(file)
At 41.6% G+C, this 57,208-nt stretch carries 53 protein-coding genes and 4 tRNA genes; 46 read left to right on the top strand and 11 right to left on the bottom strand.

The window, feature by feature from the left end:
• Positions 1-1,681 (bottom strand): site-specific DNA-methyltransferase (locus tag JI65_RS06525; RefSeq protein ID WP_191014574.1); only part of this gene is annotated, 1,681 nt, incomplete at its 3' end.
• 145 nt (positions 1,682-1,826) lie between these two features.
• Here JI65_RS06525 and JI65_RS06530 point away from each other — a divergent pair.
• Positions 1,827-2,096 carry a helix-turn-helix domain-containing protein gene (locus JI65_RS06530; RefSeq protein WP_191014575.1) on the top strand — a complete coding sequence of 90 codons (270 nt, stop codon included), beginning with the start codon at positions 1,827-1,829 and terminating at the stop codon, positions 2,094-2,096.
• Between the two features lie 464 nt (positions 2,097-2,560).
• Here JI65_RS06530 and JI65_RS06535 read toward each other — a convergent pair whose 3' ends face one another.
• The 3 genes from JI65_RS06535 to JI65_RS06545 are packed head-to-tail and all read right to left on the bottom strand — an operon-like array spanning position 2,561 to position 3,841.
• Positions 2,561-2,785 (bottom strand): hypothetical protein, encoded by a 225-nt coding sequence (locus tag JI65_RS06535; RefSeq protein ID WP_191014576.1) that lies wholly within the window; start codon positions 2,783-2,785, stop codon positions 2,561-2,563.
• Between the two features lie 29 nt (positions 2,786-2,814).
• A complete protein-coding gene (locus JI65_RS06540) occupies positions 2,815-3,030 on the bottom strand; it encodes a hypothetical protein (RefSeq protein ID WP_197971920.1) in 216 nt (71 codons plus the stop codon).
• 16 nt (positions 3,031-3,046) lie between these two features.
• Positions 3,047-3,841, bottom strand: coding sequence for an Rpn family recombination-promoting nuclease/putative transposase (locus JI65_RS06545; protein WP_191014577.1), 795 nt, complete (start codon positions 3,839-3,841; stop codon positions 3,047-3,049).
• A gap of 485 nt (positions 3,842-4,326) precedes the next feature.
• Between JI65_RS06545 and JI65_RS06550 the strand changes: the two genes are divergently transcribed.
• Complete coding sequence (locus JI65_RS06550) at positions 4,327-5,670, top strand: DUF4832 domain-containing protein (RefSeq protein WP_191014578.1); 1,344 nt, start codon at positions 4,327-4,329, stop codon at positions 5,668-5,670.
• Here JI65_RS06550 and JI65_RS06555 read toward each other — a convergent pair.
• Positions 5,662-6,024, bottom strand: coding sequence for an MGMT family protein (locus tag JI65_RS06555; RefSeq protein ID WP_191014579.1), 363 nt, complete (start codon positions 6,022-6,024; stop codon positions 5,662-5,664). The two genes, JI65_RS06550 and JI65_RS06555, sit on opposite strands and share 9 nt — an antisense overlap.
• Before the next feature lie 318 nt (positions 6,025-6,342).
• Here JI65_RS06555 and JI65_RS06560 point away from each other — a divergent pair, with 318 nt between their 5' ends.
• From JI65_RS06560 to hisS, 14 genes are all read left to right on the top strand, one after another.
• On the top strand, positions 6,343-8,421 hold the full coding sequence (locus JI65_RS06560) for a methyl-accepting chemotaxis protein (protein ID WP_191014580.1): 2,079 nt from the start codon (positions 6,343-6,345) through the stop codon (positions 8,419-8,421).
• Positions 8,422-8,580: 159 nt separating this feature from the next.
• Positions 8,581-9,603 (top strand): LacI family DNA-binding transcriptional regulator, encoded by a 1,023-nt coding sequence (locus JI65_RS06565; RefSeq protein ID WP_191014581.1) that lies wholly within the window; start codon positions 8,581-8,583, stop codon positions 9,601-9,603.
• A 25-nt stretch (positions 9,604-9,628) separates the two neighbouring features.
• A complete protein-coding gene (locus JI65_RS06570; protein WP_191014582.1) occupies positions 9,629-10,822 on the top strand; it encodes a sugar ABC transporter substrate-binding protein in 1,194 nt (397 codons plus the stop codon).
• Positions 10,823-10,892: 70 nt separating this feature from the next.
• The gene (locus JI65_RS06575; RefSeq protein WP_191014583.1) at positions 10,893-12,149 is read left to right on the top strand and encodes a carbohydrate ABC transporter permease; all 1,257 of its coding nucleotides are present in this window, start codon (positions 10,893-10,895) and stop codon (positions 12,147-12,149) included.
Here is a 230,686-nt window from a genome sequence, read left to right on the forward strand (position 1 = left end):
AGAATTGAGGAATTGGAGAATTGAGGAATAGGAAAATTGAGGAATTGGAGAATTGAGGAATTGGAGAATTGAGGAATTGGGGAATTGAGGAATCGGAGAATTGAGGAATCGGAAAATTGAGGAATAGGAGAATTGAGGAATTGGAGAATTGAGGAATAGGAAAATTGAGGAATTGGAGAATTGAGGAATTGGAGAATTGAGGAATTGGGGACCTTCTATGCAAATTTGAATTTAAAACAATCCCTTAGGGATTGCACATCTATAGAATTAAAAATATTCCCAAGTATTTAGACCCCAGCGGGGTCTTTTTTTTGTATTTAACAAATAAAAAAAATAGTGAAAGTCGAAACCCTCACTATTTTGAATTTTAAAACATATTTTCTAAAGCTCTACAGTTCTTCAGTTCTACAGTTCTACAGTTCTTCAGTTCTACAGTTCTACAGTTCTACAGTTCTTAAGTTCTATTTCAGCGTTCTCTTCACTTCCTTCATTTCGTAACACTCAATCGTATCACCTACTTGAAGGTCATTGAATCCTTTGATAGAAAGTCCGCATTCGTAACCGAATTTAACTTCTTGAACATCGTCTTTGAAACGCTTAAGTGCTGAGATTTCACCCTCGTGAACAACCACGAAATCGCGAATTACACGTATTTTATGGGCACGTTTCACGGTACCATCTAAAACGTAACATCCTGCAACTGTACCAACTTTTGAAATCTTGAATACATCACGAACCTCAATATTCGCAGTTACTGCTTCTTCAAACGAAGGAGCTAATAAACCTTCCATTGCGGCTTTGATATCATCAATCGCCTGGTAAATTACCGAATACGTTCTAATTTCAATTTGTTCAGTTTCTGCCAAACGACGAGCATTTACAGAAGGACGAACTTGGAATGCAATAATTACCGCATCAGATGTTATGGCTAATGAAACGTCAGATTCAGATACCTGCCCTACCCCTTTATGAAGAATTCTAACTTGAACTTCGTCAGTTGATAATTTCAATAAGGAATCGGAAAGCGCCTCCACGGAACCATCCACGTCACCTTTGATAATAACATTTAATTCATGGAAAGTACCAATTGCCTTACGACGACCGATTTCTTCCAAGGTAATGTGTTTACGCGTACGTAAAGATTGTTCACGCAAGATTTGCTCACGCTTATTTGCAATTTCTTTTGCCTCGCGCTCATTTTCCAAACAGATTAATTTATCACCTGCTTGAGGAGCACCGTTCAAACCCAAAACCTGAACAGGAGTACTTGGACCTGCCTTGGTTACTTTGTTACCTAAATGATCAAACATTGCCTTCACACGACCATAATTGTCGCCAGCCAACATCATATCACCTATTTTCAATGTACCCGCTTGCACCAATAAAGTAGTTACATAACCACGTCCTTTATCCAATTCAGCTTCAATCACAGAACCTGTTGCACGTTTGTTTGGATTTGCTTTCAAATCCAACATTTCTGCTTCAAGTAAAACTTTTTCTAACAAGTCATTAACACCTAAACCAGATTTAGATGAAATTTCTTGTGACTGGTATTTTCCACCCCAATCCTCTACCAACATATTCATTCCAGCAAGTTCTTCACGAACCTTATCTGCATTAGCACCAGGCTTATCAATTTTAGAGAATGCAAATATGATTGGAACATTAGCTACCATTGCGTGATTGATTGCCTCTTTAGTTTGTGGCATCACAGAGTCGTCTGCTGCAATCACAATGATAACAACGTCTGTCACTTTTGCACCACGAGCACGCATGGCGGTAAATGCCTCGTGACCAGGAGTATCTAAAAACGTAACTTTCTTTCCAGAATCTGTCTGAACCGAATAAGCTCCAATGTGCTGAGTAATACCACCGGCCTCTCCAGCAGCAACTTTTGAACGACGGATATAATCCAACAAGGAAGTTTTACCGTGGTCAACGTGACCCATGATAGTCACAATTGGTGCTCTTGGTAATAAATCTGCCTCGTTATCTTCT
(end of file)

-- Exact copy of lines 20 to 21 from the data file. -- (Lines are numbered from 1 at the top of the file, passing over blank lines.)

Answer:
• Before the next feature lie 318 nt (positions 6,025-6,342).
• Here JI65_RS06555 and JI65_RS06560 point away from each other — a divergent pair, with 318 nt between their 5' ends.